Am J Clin Nutr. 2015 Sep 9. pii: ajcn112714. [Epub ahead of print]
Poopedi MA1, Norris SA2, Micklesfield LK2, Pettifor JM2.
1 MRC/Wits Developmental Pathways for Health Research Unit, Department of Paediatrics and Division of Orthopaedic Surgery, Faculty of Health Sciences, University of the Witwatersrand, Johannesburg, South Africa machuene.poopedi at wits.ac.za.
2 MRC/Wits Developmental Pathways for Health Research Unit, Department of Paediatrics and.
To our knowledge, no studies have reported on the long-term variability of vitamin D status in adolescents.
To determine whether tracking of vitamin D status occurs in healthy adolescents, we assessed the variability of 25-hydroxyvitamin D 25(OH)D every 2 y over a 10-y period in a longitudinal cohort of adolescents living in Johannesburg, South Africa (latitude 26°S).
Healthy adolescents who had blood samples available on ≥3 occasions between 11 and 20 y of age were included in the study. Of the cohort of 504 children, 99 met the criteria. The mean 25(OH)D concentration at each time point was measured, and the individual 25(OH)D z scores based on year 11 values were used as the reference. All 25(OH)D concentrations for a subject were measured in a single assay.
No significant correlation was found between 25(OH)D in the earlier and later years of adolescence, although significant correlations were found between
- year 11 and year 13 (r = 0.71, P < 0.0001) and between years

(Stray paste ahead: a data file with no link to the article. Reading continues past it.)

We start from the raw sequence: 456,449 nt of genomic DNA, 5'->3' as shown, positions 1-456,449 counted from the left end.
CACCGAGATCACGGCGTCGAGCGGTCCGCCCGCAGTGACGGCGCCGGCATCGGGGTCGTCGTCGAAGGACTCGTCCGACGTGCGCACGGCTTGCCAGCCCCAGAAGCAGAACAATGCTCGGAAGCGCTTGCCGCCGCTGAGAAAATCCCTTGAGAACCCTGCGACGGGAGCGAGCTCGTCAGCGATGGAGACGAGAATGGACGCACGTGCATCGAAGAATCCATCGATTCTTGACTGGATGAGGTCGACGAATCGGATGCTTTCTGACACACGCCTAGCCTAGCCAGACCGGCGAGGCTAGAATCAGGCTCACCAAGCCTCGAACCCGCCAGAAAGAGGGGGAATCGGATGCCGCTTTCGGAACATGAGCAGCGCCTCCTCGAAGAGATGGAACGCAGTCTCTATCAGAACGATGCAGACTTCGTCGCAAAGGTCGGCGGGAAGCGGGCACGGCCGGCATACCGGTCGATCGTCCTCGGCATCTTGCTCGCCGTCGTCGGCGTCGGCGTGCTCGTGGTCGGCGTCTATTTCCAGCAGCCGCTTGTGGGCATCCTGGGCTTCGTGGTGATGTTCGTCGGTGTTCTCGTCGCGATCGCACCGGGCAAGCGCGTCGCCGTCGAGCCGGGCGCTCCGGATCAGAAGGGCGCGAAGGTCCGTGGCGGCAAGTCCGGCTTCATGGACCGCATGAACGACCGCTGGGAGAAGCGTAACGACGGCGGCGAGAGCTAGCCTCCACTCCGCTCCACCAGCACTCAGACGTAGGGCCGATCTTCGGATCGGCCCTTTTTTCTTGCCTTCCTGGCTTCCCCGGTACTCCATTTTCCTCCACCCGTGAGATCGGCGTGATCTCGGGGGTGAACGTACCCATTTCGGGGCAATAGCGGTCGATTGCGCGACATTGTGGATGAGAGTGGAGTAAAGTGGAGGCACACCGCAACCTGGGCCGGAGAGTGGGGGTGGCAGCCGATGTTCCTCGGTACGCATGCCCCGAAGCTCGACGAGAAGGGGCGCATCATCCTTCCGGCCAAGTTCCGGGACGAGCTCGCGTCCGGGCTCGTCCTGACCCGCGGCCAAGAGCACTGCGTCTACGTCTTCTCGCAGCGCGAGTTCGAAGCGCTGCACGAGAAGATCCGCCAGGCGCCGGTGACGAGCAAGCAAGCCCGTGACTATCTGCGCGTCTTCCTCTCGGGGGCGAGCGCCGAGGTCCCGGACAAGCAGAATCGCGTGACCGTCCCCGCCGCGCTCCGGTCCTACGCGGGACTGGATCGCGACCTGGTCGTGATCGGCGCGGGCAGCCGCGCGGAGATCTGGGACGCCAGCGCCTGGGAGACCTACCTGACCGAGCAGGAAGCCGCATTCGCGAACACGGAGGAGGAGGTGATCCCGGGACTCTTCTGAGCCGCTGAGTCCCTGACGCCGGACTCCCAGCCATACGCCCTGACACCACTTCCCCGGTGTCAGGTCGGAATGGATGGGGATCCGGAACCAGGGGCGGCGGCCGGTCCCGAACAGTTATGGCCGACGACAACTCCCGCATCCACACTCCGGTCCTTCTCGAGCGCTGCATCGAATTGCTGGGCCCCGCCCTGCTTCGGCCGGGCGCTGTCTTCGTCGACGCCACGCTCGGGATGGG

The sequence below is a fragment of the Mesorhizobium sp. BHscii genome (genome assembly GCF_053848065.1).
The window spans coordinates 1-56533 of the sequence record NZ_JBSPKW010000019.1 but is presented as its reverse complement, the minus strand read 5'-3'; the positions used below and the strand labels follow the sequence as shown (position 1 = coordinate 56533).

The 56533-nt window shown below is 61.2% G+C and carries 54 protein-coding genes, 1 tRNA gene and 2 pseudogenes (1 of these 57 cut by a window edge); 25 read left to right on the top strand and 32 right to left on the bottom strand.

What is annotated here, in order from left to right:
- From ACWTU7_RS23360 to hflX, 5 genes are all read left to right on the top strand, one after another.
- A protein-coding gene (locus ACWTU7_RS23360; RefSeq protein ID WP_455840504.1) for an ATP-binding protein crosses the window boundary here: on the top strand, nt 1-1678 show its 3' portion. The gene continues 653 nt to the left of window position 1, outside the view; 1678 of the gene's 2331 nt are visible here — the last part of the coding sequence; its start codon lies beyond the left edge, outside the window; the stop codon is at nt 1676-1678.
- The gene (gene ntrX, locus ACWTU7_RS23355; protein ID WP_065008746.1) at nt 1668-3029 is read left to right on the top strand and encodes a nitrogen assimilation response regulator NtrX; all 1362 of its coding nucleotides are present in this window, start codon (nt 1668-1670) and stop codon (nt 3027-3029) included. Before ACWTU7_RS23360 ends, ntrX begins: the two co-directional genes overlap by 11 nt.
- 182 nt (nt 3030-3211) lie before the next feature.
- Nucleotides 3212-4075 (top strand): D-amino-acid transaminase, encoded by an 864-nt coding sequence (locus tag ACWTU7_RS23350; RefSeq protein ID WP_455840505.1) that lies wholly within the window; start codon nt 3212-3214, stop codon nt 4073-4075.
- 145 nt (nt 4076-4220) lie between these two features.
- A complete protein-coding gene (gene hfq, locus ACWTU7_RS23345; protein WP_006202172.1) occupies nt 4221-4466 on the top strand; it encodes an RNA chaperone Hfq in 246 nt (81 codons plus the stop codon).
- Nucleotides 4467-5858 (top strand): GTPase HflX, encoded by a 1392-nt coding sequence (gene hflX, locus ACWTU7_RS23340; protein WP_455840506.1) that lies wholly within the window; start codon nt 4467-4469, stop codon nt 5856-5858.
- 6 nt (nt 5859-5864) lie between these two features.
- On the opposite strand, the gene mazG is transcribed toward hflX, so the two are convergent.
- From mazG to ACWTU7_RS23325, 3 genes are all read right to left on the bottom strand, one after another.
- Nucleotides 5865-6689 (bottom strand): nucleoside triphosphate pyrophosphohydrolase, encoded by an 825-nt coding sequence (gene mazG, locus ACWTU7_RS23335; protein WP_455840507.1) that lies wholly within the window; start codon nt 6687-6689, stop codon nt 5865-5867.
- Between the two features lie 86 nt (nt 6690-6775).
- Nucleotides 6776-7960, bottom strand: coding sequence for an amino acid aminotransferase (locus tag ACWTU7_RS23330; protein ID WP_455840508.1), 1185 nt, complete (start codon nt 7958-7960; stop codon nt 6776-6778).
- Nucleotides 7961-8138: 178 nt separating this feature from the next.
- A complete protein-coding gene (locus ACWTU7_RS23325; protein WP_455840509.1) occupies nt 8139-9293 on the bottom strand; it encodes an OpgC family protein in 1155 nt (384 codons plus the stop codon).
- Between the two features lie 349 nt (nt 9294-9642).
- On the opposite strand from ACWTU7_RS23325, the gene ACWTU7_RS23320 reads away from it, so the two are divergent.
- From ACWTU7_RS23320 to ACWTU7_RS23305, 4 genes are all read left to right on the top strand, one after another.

- 15, 17, and 20 (r ≥ 0.65, P < 0.0001).
The percentage of adolescents whose 25(OH)D concentration changed by >20 nmol/L from year 11 was calculated for all age groups:
- 12% of the cohort had a change of >20 nmol/L at 13 y of age compared with
- 46% at 20 y of age.
Just more than one-half (53%) of the cohort changed their category of vitamin D status between the ages of 11 and 20 y, and one-third of adolescents changed from being replete to insufficient over the same period.
The data suggest that the measurement of 25(OH)D at a single time point does not reflect the long-term vitamin D status of an adolescent. These findings may cast doubt on the veracity of those studies that suggest an association of vitamin D status with various disease states in which vitamin D status was only measured once.
Clipped from start of Discussion
The period of adolescence is generally associated with changes
in lifestyle, which are often associated with a reduction in outdoors
physical activity because of the tendency of playing indoors
with computers or watching television (19, 20). These
changes predisposed this age group to reduced cutaneous synthesis
of vitamin D and thus to alterations in circulating 25(OH)D
concentrations, as has been noted in the current study.
99 primarily black youths in South Africa
- Symptoms of vitamin D deficiency vary with the age of the child – Feb 2013
- Vitamin D deficiency in adolescents – review Nov 2014
- Vitamin D levels low in early teens - Nov 2014
- Youth category listing has
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